Tiny Feet Studios looking to the community for feedback may cause problems. I think any developer who subjects themselves to what the sim racing community collectively have to say about their product deserve a round of applause, but so far nobody has actually maintained this kind of relationship without causing major problems in the sim racing community. Slightly Mad Studios essentially paid thousands of blind sheep to shit up sim racing forums far and wide while praising the gospel of Project CARS – only for the game to come out an incomplete, buggy mess. Kunos Simulazioni routinely invite prolific forum posters into their beta program, users who then run around and verbally attack other forum users who rightfully criticize Assetto Corsa. The last thing anybody wants is for a huge flock of GT Legends 2 fanboys to claim that this release will revolutionize the sim racing world and degrade anyone who dares to compare it to Automobilista or Stock Car Extreme, only for it to launch in a year and have something like 73 people playing it simultaneously.
Speaking of atrocious player counts, despite the overwhelmingly positive support for a GT Legends successor as seen on places like Reddit, VirtualR, NoGripRacing, and RaceDepartment, no hard data indicates this will even resonate among pretty much anybody. The physical copy of GT Legends shipped with something called Starforce; software drivers used by many different developers in an effort to combat widespread piracy plaguing the PC gaming world at the time. On newer operating systems, installing a program featuring Starforce actually corrupts your Windows install and forces you to perform a lengthy system restore. I learned this the hard way with ToCA Race Driver 3.
Others have dealt with this when trying to play GT Legends.
The only workaround to combat this crippling issue was for people to register their GT Legends CD Key with Steam, and download an updated copy of the game sans-Starforce through Steam.
Essentially, everyone who owns and is still interested in playing GT Legends on their current setup has registered their copy of the game with Steam – meaning they’ve been tracked by programs such as Steam Charts whether they like it or not. They didn’t really have a choice with this. Also, those who didn’t own the title previously yet were still interested in the hype surrounding the Blimey! Games release had several opportunities to buy the sim at a discounted price.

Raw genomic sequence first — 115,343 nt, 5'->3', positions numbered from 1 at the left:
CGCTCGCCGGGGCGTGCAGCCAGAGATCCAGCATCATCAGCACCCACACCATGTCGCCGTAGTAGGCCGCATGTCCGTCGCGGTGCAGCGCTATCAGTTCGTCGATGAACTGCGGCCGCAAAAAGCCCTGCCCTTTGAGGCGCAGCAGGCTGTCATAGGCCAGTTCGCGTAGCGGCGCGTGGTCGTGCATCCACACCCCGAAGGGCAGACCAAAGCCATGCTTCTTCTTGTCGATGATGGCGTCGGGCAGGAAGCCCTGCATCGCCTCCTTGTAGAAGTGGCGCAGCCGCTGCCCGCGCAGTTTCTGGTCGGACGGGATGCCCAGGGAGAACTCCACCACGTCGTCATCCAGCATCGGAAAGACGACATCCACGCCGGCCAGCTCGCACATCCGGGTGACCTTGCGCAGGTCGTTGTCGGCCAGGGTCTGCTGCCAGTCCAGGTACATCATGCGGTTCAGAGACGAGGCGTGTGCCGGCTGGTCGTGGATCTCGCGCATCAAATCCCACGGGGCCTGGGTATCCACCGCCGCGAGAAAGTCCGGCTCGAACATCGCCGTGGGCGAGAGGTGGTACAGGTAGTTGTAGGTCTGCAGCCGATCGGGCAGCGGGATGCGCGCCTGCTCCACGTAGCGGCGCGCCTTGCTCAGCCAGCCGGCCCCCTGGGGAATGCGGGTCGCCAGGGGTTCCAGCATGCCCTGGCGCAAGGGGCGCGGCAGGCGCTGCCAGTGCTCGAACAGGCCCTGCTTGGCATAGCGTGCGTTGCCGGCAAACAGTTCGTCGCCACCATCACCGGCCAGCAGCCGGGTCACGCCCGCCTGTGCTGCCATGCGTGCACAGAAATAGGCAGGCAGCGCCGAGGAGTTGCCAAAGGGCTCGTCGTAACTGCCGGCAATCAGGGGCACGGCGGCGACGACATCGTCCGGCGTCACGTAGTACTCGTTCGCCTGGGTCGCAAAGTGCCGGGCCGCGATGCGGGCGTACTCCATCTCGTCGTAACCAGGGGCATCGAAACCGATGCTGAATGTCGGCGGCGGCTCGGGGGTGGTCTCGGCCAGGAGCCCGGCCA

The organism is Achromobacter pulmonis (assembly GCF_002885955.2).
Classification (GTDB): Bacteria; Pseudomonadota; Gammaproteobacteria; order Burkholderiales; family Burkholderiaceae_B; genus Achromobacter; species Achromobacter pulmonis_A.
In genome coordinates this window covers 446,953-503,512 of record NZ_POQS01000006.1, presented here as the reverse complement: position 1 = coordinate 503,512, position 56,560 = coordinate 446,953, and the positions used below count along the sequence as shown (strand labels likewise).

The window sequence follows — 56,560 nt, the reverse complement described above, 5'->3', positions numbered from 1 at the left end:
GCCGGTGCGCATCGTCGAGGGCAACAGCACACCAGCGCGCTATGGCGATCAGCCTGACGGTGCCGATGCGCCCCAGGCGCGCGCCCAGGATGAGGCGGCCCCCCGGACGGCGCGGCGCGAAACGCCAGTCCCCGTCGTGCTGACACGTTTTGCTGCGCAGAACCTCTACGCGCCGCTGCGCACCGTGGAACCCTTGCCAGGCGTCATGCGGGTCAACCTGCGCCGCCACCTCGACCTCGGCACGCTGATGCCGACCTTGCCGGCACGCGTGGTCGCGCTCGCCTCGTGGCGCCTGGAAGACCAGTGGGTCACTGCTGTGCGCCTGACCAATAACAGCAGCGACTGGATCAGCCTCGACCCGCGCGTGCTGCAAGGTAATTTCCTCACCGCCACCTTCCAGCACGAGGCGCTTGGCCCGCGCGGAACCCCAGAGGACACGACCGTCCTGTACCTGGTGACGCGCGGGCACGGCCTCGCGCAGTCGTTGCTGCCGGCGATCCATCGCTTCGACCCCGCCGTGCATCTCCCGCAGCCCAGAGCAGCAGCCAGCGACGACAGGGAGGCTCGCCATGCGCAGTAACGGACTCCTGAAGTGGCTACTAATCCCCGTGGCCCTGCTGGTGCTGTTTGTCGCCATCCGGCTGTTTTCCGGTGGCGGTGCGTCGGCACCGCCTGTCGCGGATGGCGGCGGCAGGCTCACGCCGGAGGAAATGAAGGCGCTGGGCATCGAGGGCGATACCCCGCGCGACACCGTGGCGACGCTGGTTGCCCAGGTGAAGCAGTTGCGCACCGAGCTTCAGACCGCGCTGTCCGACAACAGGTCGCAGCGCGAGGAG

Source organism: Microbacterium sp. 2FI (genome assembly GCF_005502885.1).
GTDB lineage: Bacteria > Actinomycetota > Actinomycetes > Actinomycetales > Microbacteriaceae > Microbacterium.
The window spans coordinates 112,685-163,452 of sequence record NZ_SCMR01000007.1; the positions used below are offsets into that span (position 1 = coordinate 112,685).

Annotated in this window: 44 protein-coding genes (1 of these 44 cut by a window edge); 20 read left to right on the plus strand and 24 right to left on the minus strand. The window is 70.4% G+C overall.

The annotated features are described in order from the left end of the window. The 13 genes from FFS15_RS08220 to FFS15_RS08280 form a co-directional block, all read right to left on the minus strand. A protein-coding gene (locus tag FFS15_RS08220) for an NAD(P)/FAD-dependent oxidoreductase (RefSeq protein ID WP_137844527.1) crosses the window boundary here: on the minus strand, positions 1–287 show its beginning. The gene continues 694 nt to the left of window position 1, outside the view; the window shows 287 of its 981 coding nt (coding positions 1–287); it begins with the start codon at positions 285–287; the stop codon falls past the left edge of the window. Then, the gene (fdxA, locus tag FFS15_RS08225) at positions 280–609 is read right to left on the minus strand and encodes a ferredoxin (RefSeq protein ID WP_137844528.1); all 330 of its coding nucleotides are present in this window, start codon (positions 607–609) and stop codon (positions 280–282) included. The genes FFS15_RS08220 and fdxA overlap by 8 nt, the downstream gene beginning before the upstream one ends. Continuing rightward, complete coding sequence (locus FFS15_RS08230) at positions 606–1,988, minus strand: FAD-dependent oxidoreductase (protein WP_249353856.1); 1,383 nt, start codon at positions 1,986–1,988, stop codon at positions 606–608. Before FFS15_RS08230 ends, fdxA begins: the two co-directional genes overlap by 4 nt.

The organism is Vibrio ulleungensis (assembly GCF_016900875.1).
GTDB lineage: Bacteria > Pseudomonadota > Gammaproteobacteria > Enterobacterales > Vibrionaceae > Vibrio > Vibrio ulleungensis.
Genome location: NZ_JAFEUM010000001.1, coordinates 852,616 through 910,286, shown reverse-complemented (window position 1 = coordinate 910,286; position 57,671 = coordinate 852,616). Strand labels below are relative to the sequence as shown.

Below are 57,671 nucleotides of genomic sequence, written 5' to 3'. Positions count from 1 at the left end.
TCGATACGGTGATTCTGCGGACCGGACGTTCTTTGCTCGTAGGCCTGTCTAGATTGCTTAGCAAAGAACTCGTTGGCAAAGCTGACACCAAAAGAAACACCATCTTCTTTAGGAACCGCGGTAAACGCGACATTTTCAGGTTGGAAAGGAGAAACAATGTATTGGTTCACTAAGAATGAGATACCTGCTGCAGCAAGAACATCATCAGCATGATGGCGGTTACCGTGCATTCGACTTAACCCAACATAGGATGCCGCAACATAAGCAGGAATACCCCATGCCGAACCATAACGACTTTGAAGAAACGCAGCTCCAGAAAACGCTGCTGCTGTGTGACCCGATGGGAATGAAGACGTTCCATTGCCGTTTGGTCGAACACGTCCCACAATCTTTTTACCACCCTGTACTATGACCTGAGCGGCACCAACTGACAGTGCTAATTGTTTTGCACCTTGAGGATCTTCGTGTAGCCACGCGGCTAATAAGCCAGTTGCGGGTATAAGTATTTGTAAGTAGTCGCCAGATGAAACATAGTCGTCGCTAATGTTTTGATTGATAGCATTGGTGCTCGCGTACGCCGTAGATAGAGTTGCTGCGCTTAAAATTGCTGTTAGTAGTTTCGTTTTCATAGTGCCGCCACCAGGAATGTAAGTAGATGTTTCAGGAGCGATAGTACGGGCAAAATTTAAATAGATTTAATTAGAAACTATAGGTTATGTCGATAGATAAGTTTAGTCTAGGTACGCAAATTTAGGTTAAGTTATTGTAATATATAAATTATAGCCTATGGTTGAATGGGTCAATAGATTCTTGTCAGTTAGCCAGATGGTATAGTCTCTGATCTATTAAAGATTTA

GT Legends is almost always on sale, included in several affordable driving game bundles, and generally a low-risk purchase.
Yet if we head over to SteamCharts and check out how this game has been doing in terms of popularity, more people have upvoted the announcement of GT Legends 2 on Reddit than have played the game simultaneously over the past four years.
Lastly, let’s move on from popularity and talk about licensing. GT Legends featured several iconic racing cars from both Ferrari and Porsche, one of which is currently under an exclusivity deal, and another which demands high prices and very specific car performance adjustments. Even the mighty Turn 10 studios, creators of the highly successful Forza Motorsport franchise, are forced to wait a year and instead release hefty Porsche Expansion Packs for their titles on Microsoft’s line of home video game consoles. In this environment, sim racers have every right to ask what’s going to happen to the admittedly small developer team of Tiny Feet Studios. You can’t just not include one of the most successful sports cars of all time, the Porsche 911, in a game centered around historic sports car and touring car racing. If modders are forced to fill out the gaps, you’ll run into a situation where people will soon start to say things like “why pay for this game when HistorX or Power & Glory are both free and feature more content?” As many more brands start to play hardball with sim racing developers, a relatively patchy car list will be more than just noticed by sim racers – it’ll be detrimental to the overall game.
It’ll be a while until we see any kind of media regarding the GT Legends sequel, but those are some things to keep in mind as the hype train leaves the station.